My third story on CultureMap has finally made its debut. This time, I covered the designing duo behind Magpies and Peacocks, Sarah-Jayne Smith and Ahshia Berry. They take materials that would otherwise be headed to landfill and turn it into upcycled gold. Through a series of strategic moves, their goal is to transform and grow the fashion industry by giving emerging designers the raw tools they need to create and make a name for themselves.
Learn how they do it by checking out the article below.
You can also read it in its original format here.
Sarah-Jayne Smith and Ahshia Berry are running out of room in their Midtown warehouse. It’s like a fashion Candyland, stocked with clothing, jewelry, bags and furniture. “We have Salvatore Ferragamo handbags, Forever 21 handbags, vintage Dior cuff links, wedding gowns, costumes,” Smith says.
But pulling back the layers of glamour will show you the big names are just a small part of Magpies and Peacocks: An organization branded as the non-profit that helps other non-profits.
“We get a huge kick out of people stepping up to the plate, reaching across the aisle and helping each other out,” Smith adds.
Launched in 2012, Magpies and Peacocks works with local designers to upcycle, or increase the value of, items that would otherwise be headed to the trash pile. The new products are then donated to non-profits and sold at their events to help them raise money. So far, M&P has helped over 50 charities.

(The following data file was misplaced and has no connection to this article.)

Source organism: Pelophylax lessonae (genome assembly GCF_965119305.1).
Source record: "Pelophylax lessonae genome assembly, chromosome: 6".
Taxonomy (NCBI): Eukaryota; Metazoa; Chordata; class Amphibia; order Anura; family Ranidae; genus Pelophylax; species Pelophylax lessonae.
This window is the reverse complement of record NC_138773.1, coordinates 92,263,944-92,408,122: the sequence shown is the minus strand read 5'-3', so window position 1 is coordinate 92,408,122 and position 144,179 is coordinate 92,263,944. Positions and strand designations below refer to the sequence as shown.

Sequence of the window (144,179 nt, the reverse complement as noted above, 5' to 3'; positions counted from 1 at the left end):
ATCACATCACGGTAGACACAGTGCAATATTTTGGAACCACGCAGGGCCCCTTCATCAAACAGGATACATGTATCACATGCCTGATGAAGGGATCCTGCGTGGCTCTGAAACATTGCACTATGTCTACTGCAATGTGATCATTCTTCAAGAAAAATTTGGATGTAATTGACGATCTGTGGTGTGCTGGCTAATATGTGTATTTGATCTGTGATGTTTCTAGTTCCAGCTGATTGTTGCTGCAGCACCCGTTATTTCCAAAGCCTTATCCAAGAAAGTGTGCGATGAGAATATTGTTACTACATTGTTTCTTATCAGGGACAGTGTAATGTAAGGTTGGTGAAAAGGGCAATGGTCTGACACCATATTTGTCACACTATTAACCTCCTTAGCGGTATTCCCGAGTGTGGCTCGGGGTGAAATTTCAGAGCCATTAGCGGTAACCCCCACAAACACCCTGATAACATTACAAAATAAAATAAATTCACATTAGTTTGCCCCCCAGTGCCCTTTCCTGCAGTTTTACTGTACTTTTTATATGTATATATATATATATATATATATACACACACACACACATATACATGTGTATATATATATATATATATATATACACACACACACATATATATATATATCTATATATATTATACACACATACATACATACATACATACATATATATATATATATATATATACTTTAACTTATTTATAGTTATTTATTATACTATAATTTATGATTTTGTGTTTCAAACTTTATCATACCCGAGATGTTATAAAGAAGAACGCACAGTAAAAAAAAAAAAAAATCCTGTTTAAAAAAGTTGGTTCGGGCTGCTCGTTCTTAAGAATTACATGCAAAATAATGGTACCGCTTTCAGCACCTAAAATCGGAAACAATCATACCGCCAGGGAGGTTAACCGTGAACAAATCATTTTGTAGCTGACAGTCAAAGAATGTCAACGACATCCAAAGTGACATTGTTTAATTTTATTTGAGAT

“If it’s not good enough, it gets remade,” Smith says. “We want it to be human. We don’t want it to be machine-made because that’s not our journey, but at the same time it has to be worth something.”
Partners with Peacocks
Another method happens each quarter, where organizations are nominated and two are selected to become partners with Magpies and Peacocks. This year, it’s Career Gear Houston and Houston PetSet. Collections are based on the organizations and sold online through the Magpies and Peacocks website. The chosen non-profits each get a percentage of the sales from their collections.
It’s part of a strategy that turns belts and ties into dog collars or tweed jackets into iPad covers and laptop cases. Each year, the charity diverts over 500 pounds of materials to be upcycled.
The push to make even a small dent in how much waste is created is why they collect everything from accessories and furniture to light fixtures and shoes.
Berry says you can get your item and monetary donations to Magpies and Peacocks simply by calling or emailing to let them know you have something to give.
But they also have a more social aspect to donating, where they partner with a local business to host a Closet Deposit event. You can drop off items, shop and mingle —usually with champagne and light bites to boot.
The organization’s concept really began to take shape when Smith worked as an interior designer. She noticed her clients all shared common habits when it came to clinging to personal belongings.